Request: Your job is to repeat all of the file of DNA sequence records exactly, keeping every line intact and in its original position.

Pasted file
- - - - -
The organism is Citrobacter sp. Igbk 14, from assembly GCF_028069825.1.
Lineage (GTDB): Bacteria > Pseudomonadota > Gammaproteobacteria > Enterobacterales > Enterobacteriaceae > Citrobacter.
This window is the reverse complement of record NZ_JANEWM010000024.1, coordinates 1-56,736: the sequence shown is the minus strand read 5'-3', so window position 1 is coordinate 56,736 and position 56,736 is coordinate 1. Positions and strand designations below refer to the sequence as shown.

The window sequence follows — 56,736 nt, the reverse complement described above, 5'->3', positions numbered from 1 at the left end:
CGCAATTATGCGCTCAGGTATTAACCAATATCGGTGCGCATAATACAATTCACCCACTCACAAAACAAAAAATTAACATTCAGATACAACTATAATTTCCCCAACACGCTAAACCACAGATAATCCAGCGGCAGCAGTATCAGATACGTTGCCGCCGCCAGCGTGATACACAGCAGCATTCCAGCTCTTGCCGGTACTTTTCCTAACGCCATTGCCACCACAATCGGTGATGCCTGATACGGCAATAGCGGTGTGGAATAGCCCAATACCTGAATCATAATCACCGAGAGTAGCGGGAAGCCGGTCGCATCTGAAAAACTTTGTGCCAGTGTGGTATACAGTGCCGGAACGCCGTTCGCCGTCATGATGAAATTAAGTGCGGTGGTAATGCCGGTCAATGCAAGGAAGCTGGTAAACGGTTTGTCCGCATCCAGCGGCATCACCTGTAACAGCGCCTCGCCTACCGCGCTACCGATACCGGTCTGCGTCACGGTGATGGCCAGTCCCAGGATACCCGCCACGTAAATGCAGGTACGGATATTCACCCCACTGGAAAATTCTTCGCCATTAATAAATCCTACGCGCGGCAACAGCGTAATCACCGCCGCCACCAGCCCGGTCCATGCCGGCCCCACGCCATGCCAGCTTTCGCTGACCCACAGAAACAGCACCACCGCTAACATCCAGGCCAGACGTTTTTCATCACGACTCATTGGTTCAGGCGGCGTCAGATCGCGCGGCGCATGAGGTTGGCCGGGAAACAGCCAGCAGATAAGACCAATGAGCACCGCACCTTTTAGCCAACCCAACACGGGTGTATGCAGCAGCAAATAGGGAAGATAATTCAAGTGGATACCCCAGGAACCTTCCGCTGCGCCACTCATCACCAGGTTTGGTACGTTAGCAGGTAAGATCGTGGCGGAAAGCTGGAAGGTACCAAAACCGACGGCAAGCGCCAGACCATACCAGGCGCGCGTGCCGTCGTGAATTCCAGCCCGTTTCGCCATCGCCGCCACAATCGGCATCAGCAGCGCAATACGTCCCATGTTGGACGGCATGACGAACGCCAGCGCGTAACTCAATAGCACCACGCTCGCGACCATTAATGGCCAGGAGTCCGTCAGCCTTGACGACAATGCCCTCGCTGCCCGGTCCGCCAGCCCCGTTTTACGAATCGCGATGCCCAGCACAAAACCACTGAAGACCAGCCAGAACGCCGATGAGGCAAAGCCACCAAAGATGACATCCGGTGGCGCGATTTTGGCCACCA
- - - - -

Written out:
The organism is Citrobacter sp. Igbk 14, from assembly GCF_028069825.1.
Lineage (GTDB): Bacteria > Pseudomonadota > Gammaproteobacteria > Enterobacterales > Enterobacteriaceae > Citrobacter.
This window is the reverse complement of record NZ_JANEWM010000024.1, coordinates 1-56,736: the sequence shown is the minus strand read 5'-3', so window position 1 is coordinate 56,736 and position 56,736 is coordinate 1. Positions and strand designations below refer to the sequence as shown.

The window sequence follows — 56,736 nt, the reverse complement described above, 5'->3', positions numbered from 1 at the left end:
CGCAATTATGCGCTCAGGTATTAACCAATATCGGTGCGCATAATACAATTCACCCACTCACAAAACAAAAAATTAACATTCAGATACAACTATAATTTCCCCAACACGCTAAACCACAGATAATCCAGCGGCAGCAGTATCAGATACGTTGCCGCCGCCAGCGTGATACACAGCAGCATTCCAGCTCTTGCCGGTACTTTTCCTAACGCCATTGCCACCACAATCGGTGATGCCTGATACGGCAATAGCGGTGTGGAATAGCCCAATACCTGAATCATAATCACCGAGAGTAGCGGGAAGCCGGTCGCATCTGAAAAACTTTGTGCCAGTGTGGTATACAGTGCCGGAACGCCGTTCGCCGTCATGATGAAATTAAGTGCGGTGGTAATGCCGGTCAATGCAAGGAAGCTGGTAAACGGTTTGTCCGCATCCAGCGGCATCACCTGTAACAGCGCCTCGCCTACCGCGCTACCGATACCGGTCTGCGTCACGGTGATGGCCAGTCCCAGGATACCCGCCACGTAAATGCAGGTACGGATATTCACCCCACTGGAAAATTCTTCGCCATTAATAAATCCTACGCGCGGCAACAGCGTAATCACCGCCGCCACCAGCCCGGTCCATGCCGGCCCCACGCCATGCCAGCTTTCGCTGACCCACAGAAACAGCACCACCGCTAACATCCAGGCCAGACGTTTTTCATCACGACTCATTGGTTCAGGCGGCGTCAGATCGCGCGGCGCATGAGGTTGGCCGGGAAACAGCCAGCAGATAAGACCAATGAGCACCGCACCTTTTAGCCAACCCAACACGGGTGTATGCAGCAGCAAATAGGGAAGATAATTCAAGTGGATACCCCAGGAACCTTCCGCTGCGCCACTCATCACCAGGTTTGGTACGTTAGCAGGTAAGATCGTGGCGGAAAGCTGGAAGGTACCAAAACCGACGGCAAGCGCCAGACCATACCAGGCGCGCGTGCCGTCGTGAATTCCAGCCCGTTTCGCCATCGCCGCCACAATCGGCATCAGCAGCGCAATACGTCCCATGTTGGACGGCATGACGAACGCCAGCGCGTAACTCAATAGCACCACGCTCGCGACCATTAATGGCCAGGAGTCCGTCAGCCTTGACGACAATGCCCTCGCTGCCCGGTCCGCCAGCCCCGTTTTACGAATCGCGATGCCCAGCACAAAACCACTGAAGACCAGCCAGAACGCCGATGAGGCAAAGCCACCAAAGATGACATCCGGTGGCGCGATTTTGGCCACCA